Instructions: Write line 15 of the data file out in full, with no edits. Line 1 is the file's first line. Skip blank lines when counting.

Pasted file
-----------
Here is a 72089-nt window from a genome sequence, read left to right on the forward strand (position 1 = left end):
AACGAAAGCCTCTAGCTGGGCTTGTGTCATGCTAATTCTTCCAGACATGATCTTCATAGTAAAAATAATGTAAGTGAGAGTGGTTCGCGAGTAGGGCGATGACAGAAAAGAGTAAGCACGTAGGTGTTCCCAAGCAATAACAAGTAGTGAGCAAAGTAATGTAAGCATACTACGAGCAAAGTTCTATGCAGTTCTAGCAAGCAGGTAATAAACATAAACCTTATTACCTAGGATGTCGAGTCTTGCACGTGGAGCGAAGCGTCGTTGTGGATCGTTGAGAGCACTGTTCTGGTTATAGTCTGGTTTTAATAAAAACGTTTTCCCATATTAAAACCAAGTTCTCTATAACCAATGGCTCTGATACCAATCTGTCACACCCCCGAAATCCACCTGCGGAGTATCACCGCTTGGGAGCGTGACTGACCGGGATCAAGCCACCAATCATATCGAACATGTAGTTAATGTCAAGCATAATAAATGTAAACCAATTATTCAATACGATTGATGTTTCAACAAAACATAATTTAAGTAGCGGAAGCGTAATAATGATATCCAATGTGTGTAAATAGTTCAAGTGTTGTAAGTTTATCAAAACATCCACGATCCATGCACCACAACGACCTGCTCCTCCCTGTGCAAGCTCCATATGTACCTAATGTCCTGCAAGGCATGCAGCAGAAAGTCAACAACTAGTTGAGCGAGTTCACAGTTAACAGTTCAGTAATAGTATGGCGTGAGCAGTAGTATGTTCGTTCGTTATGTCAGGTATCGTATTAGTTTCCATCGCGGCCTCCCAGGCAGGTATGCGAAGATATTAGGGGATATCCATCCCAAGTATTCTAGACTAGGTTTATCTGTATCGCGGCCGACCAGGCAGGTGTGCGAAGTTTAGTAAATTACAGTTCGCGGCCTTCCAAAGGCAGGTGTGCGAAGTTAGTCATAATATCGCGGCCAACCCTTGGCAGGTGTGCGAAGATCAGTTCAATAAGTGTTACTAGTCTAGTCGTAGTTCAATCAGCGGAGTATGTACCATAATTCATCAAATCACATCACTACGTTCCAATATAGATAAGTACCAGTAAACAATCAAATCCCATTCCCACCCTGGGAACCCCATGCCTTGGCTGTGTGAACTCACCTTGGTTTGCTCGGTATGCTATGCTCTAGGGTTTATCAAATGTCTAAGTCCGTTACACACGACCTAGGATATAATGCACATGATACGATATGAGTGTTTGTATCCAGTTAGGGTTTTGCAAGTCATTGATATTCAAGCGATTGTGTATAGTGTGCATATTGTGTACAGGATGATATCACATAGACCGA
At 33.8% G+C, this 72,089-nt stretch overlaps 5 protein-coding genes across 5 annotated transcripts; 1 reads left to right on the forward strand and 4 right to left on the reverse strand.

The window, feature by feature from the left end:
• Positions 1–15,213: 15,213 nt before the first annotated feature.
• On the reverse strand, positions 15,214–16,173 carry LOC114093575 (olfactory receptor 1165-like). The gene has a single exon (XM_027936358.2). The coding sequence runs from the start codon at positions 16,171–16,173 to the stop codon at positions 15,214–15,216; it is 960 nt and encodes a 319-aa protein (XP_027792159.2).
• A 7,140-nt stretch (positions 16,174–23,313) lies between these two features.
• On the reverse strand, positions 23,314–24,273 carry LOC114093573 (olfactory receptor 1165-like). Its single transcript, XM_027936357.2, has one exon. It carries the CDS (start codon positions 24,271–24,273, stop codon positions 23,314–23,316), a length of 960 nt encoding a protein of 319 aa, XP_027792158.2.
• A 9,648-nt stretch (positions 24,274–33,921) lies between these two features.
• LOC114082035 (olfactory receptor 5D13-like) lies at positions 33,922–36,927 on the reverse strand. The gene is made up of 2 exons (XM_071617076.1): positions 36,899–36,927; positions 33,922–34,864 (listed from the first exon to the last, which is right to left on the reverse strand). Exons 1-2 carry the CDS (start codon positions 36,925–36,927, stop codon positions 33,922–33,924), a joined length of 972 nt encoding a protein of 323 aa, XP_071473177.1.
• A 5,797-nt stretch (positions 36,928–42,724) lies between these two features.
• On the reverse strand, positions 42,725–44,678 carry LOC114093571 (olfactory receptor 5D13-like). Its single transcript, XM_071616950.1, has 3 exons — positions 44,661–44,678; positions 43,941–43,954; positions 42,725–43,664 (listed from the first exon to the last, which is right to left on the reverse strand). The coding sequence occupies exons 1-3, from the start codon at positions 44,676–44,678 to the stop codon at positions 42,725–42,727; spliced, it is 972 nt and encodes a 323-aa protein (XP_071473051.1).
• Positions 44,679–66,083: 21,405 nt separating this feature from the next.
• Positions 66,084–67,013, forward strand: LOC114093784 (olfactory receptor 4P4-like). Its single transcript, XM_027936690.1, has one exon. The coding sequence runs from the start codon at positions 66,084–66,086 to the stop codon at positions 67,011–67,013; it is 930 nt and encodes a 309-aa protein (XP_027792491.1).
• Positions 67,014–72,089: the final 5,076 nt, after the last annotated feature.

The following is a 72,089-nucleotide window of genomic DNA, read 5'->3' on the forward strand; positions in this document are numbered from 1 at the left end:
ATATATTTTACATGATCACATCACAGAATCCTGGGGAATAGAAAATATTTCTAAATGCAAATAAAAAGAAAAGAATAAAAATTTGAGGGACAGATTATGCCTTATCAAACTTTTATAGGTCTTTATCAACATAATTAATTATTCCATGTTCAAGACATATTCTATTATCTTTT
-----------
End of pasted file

• Positions 67,014–72,089: the final 5,076 nt, after the last annotated feature.